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Creator’s Rights

This post is part of the series Ownership

So far, I have discussed three objections to the first argument for copyright. I think that it should be quite clear that the argument is a failure. However, the second argument is much stronger and more frequently used. The second argument claims that ” creators” have a right to what they create. The so-called right of creators to what they create does not exist as such.

When someone creates something then he either uses things he owns to create it, or he uses things he does not own. If he uses what he owns, then it is obvious that he owns what he creates. His ownership has nothing to do with the actual creation of a thing and everything to do with his previous ownership of it. If someone creates something using what he does not own, then he has either taken from someone else or he has claimed something not owned by anyone. If he has claimed what is not owned by anyone, then he does own the resulting product. This situation is no different than any other instance of claiming and has the same exceptions for it. Creating things is a good thing. Freedom is the freedom to do good things. Therefore, creating something from unclaimed things is an exercise of the good underlying ownership and justifies ownership of the created thing. The only exception would be if another person needed those unclaimed things for food or other natural needs.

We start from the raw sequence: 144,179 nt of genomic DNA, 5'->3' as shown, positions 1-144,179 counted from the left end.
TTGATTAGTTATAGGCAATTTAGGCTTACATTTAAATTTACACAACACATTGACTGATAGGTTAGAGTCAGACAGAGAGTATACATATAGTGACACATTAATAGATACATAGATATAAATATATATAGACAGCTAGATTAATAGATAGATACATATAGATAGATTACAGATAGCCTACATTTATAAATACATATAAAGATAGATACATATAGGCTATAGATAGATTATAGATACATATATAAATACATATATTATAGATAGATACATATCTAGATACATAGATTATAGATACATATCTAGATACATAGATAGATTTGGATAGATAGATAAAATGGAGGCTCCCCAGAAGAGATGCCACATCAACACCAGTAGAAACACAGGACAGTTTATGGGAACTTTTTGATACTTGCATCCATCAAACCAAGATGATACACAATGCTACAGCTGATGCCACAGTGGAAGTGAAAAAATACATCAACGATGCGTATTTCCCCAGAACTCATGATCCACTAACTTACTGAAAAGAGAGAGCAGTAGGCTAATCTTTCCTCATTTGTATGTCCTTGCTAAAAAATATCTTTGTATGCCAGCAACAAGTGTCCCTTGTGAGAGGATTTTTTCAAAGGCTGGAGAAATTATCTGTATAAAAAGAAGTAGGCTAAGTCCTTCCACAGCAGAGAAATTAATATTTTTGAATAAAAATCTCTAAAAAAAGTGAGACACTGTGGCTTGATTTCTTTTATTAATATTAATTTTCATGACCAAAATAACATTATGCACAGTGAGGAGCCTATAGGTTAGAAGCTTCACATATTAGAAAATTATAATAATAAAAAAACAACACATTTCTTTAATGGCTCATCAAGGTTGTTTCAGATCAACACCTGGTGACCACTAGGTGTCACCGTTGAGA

So the only remaining way to justify special rights of ownership from creation is by claiming that special rights of taking are justified by it. They are not. Remember that three conditions must be met in order for taking to be justified. The first condition is that it must be the only way to achieve the goal at hand. Since creation of something can be done without taking at all, this condition is not met. The second condition is that it must be done for the purpose of preserving those goods that justify ownership. The taking would be for the purpose of freedom, since creation is a free good. But it would also deny freedom to the one that something was taken from. Taking always and by nature stops the freedom of others. Therefore, this condition cannot be met either. Finally, the third condition states that the goods justifying ownership must be treated according to their true value. This condition may be met if creation does not always justify creating, especially if creating rarely justifies taking. Therefore, two conditions fail to be met and it is morally impermissible to take in order to create.

There is one last area to be discussed. Creating something is a kind of work. If the work is intrinsically good, then the activity of working can be the goal of the work. If the work is instrumentally good, then it cannot be the goal. Insofar as the goal of a creative activity is a thing, then the work is instrumentally valuable. However, this does not mean that the creator has some claim over the thing created. It simply means that the creator should be paid for his work in some way or other. The creator has no claim to the money made from what he created unless such a claim was previously agreed to. This follows from the creator having no claim over what was created. Therefore, there is no special right that follows from creating something.

This argument does little for the present debate into copyright. Why that is so is something to be discussed next.

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